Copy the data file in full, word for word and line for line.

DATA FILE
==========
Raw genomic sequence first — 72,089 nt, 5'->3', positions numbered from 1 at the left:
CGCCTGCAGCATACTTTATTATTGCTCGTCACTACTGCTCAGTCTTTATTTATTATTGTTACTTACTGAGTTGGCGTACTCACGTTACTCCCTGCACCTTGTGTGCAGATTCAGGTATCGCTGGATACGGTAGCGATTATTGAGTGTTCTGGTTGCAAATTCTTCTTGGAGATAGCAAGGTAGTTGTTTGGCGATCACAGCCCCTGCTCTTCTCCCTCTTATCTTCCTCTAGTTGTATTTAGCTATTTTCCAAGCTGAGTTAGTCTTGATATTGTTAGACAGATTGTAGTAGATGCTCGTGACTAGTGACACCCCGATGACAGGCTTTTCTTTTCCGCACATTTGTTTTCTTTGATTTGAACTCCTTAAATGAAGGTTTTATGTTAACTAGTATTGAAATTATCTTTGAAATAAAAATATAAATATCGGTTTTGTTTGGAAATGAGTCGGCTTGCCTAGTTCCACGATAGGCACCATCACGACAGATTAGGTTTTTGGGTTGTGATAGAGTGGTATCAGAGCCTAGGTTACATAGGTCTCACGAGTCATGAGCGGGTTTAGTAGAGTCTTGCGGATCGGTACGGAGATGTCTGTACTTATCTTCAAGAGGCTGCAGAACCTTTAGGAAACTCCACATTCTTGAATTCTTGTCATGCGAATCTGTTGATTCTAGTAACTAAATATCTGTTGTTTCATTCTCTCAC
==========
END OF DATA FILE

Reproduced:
Raw genomic sequence first — 72,089 nt, 5'->3', positions numbered from 1 at the left:
CGCCTGCAGCATACTTTATTATTGCTCGTCACTACTGCTCAGTCTTTATTTATTATTGTTACTTACTGAGTTGGCGTACTCACGTTACTCCCTGCACCTTGTGTGCAGATTCAGGTATCGCTGGATACGGTAGCGATTATTGAGTGTTCTGGTTGCAAATTCTTCTTGGAGATAGCAAGGTAGTTGTTTGGCGATCACAGCCCCTGCTCTTCTCCCTCTTATCTTCCTCTAGTTGTATTTAGCTATTTTCCAAGCTGAGTTAGTCTTGATATTGTTAGACAGATTGTAGTAGATGCTCGTGACTAGTGACACCCCGATGACAGGCTTTTCTTTTCCGCACATTTGTTTTCTTTGATTTGAACTCCTTAAATGAAGGTTTTATGTTAACTAGTATTGAAATTATCTTTGAAATAAAAATATAAATATCGGTTTTGTTTGGAAATGAGTCGGCTTGCCTAGTTCCACGATAGGCACCATCACGACAGATTAGGTTTTTGGGTTGTGATAGAGTGGTATCAGAGCCTAGGTTACATAGGTCTCACGAGTCATGAGCGGGTTTAGTAGAGTCTTGCGGATCGGTACGGAGATGTCTGTACTTATCTTCAAGAGGCTGCAGAACCTTTAGGAAACTCCACATTCTTGAATTCTTGTCATGCGAATCTGTTGATTCTAGTAACTAAATATCTGTTGTTTCATTCTCTCAC